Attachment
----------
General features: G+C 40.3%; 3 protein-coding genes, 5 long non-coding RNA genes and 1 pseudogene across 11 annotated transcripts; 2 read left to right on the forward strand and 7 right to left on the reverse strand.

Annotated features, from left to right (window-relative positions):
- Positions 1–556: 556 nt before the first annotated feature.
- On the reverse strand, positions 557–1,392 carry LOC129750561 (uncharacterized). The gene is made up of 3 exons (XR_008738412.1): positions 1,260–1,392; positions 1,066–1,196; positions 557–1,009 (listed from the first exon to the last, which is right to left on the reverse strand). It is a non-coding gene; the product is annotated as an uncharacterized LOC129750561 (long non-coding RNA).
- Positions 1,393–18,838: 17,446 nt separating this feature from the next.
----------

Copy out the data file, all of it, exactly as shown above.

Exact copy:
General features: G+C 40.3%; 3 protein-coding genes, 5 long non-coding RNA genes and 1 pseudogene across 11 annotated transcripts; 2 read left to right on the forward strand and 7 right to left on the reverse strand.

Annotated features, from left to right (window-relative positions):
- Positions 1–556: 556 nt before the first annotated feature.
- On the reverse strand, positions 557–1,392 carry LOC129750561 (uncharacterized). The gene is made up of 3 exons (XR_008738412.1): positions 1,260–1,392; positions 1,066–1,196; positions 557–1,009 (listed from the first exon to the last, which is right to left on the reverse strand). It is a non-coding gene; the product is annotated as an uncharacterized LOC129750561 (long non-coding RNA).
- Positions 1,393–18,838: 17,446 nt separating this feature from the next.